When I first moved to Los Angeles, I often babysat for the Meier family. The father was a hands-on Dad. I remember learning charts on the kids’ wall when they were still babies and toddlers. He was also intuitive and caring toward me. I must have shared some of my epic (to me) failures with him. I remember one evening when Rabbi Meier drove me home, he asked me: “When will being Dvora be enough?” The question confused me. I didn’t understand what he meant.
How could I “be enough” if I had so many to-do lists and no end in sight?
I’ve always been into self-improvement. When I was 19, I enrolled in the Schick Program to treat my binge eating. I married in my early 20’s and dedicated myself to my community and family. In my middle 20’s, I facilitated a Recovery Inc. style group to address family stress. In my late 20’s, I enrolled in graduate school. It took 16 years to complete an MFT while bearing and raising our large family.
Even 42 years later, I have to-do lists in my head, in digital and paper format. I’m never finished. I don’t have a job that I can leave and come back to. I’m an educational therapist, curriculum developer, social networker, a student of Judaism, student of psychology, mindfulness practitioner and more.
In a way, I’m still trying to prove to myself and the world that I deserve to live and join the human race.
When is enough good enough?
Psychoanalyst Donald Winnicut describes a concept that he calls the “good enough mother.” This mother provides a safe place for her child to grow and develop. Physical and emotional needs are met. Although she isn’t perfect, she fixes her mistakes. Being an imperfect mother allows the child to cope with life’s ups and downs, such as losing a favorite toy, not getting the best grade, having an annoying sibling, and so on.
Having the flexibility to solve everyday problems is modeled by the good enough mother, and builds a resilient child who can cope and be a successful adult.
As healthy adults, we parent ourselves. We don’t have to be perfect. To be good enough to ourselves, we need to let go of perfectionism and nurture ourselves through life’s ups and downs. When we have a minor car accident, argue with an adult parent, adjust to a change in employment, and so on, it’s important to be flexible and forgiving to ourselves and the people around us.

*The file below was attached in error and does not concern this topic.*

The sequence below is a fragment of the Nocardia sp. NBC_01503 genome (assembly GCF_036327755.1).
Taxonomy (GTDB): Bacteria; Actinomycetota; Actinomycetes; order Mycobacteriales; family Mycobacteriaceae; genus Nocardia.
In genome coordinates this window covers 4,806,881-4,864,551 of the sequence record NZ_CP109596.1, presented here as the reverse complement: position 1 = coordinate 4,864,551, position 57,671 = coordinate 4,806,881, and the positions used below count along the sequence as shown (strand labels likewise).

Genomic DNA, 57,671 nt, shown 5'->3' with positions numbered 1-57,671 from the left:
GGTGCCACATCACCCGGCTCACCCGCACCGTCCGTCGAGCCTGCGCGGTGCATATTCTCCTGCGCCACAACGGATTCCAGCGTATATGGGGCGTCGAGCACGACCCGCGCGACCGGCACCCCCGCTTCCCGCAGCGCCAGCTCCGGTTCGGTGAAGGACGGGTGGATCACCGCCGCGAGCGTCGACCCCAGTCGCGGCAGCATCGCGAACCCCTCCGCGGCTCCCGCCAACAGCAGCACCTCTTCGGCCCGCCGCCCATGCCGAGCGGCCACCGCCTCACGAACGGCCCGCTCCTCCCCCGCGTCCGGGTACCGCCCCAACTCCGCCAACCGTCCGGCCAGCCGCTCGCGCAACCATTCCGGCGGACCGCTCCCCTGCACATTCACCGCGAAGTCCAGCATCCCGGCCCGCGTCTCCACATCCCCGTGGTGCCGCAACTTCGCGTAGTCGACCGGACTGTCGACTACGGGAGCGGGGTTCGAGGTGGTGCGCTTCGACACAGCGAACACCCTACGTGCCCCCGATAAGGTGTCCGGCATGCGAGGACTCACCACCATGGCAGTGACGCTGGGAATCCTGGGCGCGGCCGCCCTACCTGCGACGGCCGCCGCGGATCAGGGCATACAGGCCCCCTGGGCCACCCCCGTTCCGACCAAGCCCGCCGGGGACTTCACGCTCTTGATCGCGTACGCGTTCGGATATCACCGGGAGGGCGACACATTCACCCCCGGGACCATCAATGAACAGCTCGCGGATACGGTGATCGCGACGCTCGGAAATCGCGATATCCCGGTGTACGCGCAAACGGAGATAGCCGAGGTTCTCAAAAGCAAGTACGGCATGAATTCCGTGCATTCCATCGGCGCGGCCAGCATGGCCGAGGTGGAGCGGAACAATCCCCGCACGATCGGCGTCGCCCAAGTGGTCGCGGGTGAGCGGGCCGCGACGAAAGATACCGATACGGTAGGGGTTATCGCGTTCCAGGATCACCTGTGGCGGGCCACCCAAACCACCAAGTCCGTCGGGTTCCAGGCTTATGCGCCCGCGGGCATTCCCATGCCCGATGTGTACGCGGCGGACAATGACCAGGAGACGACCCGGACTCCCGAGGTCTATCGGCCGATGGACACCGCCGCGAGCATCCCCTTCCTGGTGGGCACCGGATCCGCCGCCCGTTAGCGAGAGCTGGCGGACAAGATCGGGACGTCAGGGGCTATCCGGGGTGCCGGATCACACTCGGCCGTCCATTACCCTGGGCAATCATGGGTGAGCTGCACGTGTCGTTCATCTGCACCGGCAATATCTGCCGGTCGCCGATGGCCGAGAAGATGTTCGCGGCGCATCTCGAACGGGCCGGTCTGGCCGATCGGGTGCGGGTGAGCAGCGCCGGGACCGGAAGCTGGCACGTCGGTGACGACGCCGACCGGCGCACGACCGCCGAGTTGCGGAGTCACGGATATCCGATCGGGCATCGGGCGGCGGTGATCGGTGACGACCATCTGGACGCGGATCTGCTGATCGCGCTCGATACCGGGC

Over the last two years, I’ve found comfort and relief through practicing mindfulness self-compassion. It sounds selfish and self-absorbed. The opposite is true. MSC is taught and practiced in a supportive group setting. Participants practice internal compassion to self as well as external compassion to others. MSC phrases express hope for a life that is livable, including the following: “May I be safe, may I be healthy, may I love myself just the way I am, may I have peace.” The approach extends the same intentions to focus on loved ones, mentors, neighbors, strangers, the world at large, using the same phrases such as: “May the people in my neighborhood be safe, may they be healthy, may they love themselves just the way they are, may they have peace.”
I’ve found no better way to let go of my inner critic and outer judge.
The father of the Meier family, Rabbi Levi Meier, would later become the Director of Chaplaincy at Cedars’ Sinai Medical Center. His compassion and nurturing manner supported innumerable patients, many of them terminal. He held that position until he passed away in 2008 in his early 60’s.
Rabbi Meier’s question is a challenge for humankind. “When are we enough?” It isn’t up to us to be perfect. We do our best to do what is right and to fix our mistakes, and at the same time, to treat others with care and compassion.
As summer approaches, let’s practice self-compassion and gratitude. Let’s celebrate our support systems that include family, friends, neighbors.
I want to thank my Twitter Professional Learning Network because they are the most open-hearted colleagues that I could possibly ask for, and they keep me going while I find my way in a confusing transition from full-time mother and full-time teacher to some other, and as yet the undefined definition of self.
(Mindful Self-Compassion Resources:
http://self-compassion.org/ http://www.mindfulselfcompassion.org/ https://www.insightla.org/meditation/mindful-self-compassion
Reference on Good Enough Parenting:
Kunst, Jennifer, Ph.D. “In Search of the “Good Enough” Mother.” https://www.psychologytoday.com/blog/headshrinkers-guide-the-galaxy/201205/in-search-the-good-enough-mother)